- Publish Date
- Wednesday, 16 May 2018, 9:15AM
An academic is warning that the secretive Gloriavale sect could become even more reclusive following the death of its founder Hopeful Christian.
The convicted sex offender died yesterday at the secluded religious community on the South Island's West Coast after a battle with prostate cancer
A source told the Herald Christian nearly died from a heart attack after being admitted to Grey Base Hospital in February but hung on for several more months.
He leaves behind a trail of controversy and questions over the future of the sect.
Christian, who was formerly known as Neville Cooper, was in his 90s.
A relative of Christian and former Gloriavale member, who had not been in contact with the sect in over 20 years, said he had heard about the news and was yet to process it.
The Herald contacted Gloriavale Christian Community but they declined to comment.
Members of the Gloriavale Christian Community. Photo / Mark Mitchell
Christian, who founded the isolated community in 1969, was its leader for more than 40 years.
He retired from the board of trustees in 2010 but was still the "overseeing shepherd".
This gave him the power to appoint himself back onto the board and to appoint new members. The head of the Gloriavale trust is currently Fervent Stedfast. Christian served 11 months in prison in 1995 after being convicted of sexual abuse charges.
He had trained a tightly held group of elders who would continue to lead the segregated community by his rules, Massey University professor of history Peter Lineham said.
It was Lineham's belief that a group of about six elders would continue to run Gloriavale as they had been doing for the past two years.
"The impression I've had for the last couple of years is that the community was preparing for his departure and that there was a kind of strong joint eldership that was operating in the community and that things were simply referred to him as a kind of back-up as the founder of the community."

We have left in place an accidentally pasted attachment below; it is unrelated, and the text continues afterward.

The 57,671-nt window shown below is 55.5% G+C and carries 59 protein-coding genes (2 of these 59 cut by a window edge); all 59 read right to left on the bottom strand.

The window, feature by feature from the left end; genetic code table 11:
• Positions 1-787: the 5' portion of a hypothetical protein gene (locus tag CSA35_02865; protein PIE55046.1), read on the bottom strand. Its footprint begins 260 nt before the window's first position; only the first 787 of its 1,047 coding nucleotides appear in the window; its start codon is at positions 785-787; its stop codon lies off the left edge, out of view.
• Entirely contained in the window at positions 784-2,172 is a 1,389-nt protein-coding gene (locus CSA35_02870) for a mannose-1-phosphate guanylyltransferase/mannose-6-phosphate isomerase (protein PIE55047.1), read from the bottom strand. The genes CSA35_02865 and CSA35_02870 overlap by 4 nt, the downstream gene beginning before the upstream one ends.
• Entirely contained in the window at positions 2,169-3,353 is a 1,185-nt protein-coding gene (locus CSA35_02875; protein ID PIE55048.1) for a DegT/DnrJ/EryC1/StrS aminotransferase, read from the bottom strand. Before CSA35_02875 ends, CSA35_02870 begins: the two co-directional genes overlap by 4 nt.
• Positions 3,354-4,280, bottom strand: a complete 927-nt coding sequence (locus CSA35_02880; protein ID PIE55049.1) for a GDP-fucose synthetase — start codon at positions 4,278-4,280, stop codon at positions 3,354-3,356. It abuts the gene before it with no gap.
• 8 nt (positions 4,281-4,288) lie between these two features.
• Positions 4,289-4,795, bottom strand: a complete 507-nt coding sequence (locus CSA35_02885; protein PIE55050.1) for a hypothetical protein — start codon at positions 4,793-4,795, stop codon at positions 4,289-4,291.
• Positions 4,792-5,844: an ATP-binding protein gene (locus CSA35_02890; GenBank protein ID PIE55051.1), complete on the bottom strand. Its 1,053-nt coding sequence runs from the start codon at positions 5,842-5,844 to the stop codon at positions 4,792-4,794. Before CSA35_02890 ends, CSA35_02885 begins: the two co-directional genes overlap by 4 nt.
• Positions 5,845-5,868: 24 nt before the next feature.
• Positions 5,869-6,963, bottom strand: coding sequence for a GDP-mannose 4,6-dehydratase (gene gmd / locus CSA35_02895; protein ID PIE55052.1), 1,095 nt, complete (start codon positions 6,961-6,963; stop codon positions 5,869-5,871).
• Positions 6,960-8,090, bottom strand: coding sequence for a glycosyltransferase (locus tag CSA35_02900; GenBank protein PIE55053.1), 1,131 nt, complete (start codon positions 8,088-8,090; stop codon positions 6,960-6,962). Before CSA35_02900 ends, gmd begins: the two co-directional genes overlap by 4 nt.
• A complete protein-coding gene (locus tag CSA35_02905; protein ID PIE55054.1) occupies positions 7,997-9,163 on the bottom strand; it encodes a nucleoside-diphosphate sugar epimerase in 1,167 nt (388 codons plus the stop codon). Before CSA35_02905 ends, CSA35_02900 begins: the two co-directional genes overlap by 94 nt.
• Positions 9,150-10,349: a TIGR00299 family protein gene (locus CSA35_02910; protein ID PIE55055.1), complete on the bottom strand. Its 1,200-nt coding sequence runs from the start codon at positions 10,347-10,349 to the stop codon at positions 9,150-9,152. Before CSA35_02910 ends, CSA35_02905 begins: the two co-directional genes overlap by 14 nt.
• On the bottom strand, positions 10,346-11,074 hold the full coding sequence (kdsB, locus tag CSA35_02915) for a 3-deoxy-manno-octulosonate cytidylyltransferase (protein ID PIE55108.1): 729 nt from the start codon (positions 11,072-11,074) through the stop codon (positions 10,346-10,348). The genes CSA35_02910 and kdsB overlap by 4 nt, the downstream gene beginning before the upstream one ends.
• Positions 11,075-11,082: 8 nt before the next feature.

He warned that the new order could actually result in the community becoming even more exclusive.
A former member said most of the families living in Gloriavale were unaware of Christian's sex abuse conviction and believe he was jailed for preaching the gospel. Elijah Overcomer was evicted from Gloriavale after questioning leader Christian over his conviction for indecent assault on young women.
"Most people in there believe that it's because he was preaching the gospel," he told NZME in 2015. Most people would not have any idea, and if you told them why he went to jail [they'd say], 'you're a liar, you're just accusing our leader'."
Overcomer was banished from Gloriavale in 2013 after questioning Christian over his ability to lead with such a conviction on his record. The secretive religious community was founded in 1969, and now has around 550 members.
Families there live according to a strict interpretation of Christianity, working unpaid in community farming and aviation businesses. Members of the church and community wear standardised modest dress and the women wear scarves covering their hair. Christian began the Gloriavale community in Rangiora and it moved to Haupiri Valley, on the West Coast, in 1991.
The governing body of Gloriavale, The Christian Church Community Trust, was the subject of a Charities Services investigation. The probe began in April 2015 after media reports about an increase of people leaving Gloriavale and allegations of sexual and physical abuse, the Newsroom website reported.
Allegations included former female members claiming they were victims of sex crimes, claims of unfair work conditions, members isolated as punishment and senior members operating bank accounts of members without their knowledge.
Stedfast told the Herald last year that sexual assault allegations were "just nonsense".
"The stories are getting out of hand. There's no such thing at Gloriavale. It's not the case." Police this year said they regularly visit the isolated community.
"A multi-agency approach to safety within the community has been adopted at Gloriavale, and regular visits are made to the community by police, and also in a multi-agency led approach which includes Oranga Tamariki, District Health Board and the Ministry of Education," West Coast area commander Inspector Mel Aitken said.
This article originally appeared in the NZ Herald and was republished with permission.